ON THE BRINK: Coffs' role in the survival of wild koalas
AN inquiry into koala populations and habitat in NSW has heard the Coffs Harbour region is now home to some of the most significant remaining populations on the east coast.
The state parliament's upper house inquiry held an urgent hearing on Monday to discuss the extent of damage to the population from the recent bushfires.
Local man Mark Graham, who is also a Hotspots Ecologist with the Nature Conservation Council, appeared this morning before the inquiry via audiovisual link.
Thousands of hectares of koala habitat across northern NSW and southeast Queensland have been destroyed in the recent bushfires.
It's feared that more than 2000 koalas may have died and up to one third of koala habitat on the state's north coast may have been lost in the fires.
Mr Graham stressed the significance of the remaining forest habitat in the Bongil Bongil area.
"Decimation of the Port Macquarie coastal koala colony means the koala colony centred on Bongil Bongil National Park which stretches from the southern flanks of the Coffs Harbour Local Government Area to Bellingen now houses the largest remaining coastal koala colony," Mr Graham said.
Koalas are listed as vulnerable in Queensland, NSW and the ACT, largely as a result of habitat clearing. For years experts have warned they could become extinct by 2050 and now in the wake of the recent fire crisis the outlook is even more dire.
"This is by far the worst fire crisis that has ever been experienced and it's growing rapidly."
He criticised the NSW Forestry Corporation for conducting dangerous backburning to protect plantations and has called for a halt to all logging in the region.
"At this point there is such a moisture deficit that by adding fire to the landscape it's entirely uncontrollable. Anything that can burn will now burn so applying more fire to the landscape is just adding more energy.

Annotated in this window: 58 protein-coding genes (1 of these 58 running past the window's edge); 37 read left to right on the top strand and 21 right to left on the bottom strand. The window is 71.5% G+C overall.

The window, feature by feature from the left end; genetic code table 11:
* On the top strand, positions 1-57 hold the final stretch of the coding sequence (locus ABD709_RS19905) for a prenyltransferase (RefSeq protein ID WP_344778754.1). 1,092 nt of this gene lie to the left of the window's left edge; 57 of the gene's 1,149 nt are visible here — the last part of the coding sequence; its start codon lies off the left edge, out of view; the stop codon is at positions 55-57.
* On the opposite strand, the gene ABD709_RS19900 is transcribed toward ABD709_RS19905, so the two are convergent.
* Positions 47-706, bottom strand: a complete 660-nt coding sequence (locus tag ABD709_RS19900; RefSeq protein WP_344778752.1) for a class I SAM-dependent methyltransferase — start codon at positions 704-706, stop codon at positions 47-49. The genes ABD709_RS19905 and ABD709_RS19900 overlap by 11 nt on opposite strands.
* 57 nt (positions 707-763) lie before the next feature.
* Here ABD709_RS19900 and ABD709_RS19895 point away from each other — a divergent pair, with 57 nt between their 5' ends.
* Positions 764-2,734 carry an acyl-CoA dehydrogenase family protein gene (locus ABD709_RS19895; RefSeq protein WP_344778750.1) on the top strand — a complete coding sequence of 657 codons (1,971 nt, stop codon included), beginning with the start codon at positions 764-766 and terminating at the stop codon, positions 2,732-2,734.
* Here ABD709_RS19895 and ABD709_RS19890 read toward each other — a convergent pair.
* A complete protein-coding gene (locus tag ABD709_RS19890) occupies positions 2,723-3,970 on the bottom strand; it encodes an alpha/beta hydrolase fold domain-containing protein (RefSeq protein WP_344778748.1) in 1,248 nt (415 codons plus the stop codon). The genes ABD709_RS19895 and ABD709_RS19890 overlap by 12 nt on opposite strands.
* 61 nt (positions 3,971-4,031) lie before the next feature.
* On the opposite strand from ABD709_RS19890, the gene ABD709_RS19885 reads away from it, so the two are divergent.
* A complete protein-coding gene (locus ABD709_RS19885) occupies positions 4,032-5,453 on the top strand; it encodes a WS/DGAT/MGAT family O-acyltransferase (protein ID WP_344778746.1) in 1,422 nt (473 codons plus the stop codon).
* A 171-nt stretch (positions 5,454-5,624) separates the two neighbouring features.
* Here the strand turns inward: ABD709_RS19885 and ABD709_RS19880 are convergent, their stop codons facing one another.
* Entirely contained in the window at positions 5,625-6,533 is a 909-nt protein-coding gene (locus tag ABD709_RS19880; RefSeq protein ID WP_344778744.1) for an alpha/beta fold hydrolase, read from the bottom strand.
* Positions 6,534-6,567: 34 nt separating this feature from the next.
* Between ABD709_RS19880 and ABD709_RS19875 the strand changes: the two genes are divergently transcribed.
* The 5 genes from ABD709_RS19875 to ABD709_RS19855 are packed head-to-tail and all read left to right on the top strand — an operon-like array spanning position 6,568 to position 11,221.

"Quite frankly there appears to be very little control of their (Forestry Corporation) actions.
"We really are calling for a moratorium of all logging of koala habitat."
As the experts lined up to outline the koala's dire trajectory to extinction, there was one dissenting voice who claims there is actually an "eruption" of koala numbers in the region.
Listed as an 'ecological historian' on the hearing schedule Mr Vic Jurskis painted a different picture.
"If you can see koalas it means they are erupting. Normally you can't see them. A natural population for koalas is an invisible population," Mr Jurskis said.
"The reason koalas are increasing rapidly is because of an imbalance in natural vegetation."
Mr Jurskis referenced a quote from Coffs Harbour MP Gurmesh Singh in the lead up to the state election in March where he also questioned statistics.
"I think the scientific evidence shows otherwise, that the numbers (of koalas) are far higher than they have been in the past," he said on the campaign trail on March 19.
Greens MP Cate Faehrmann, chair of the inquiry, questioned Mr Jurskis' links to the forestry industry pointing out he is a member of the The Institute of Foresters of Australia (IFA).
The inquiry continued in the afternoon hearing from senior National Parks and Wildlife Service staff and from Dailan Pugh, the President of the North East Forest Alliance.
A report based on the findings is due out by June 15, 2020.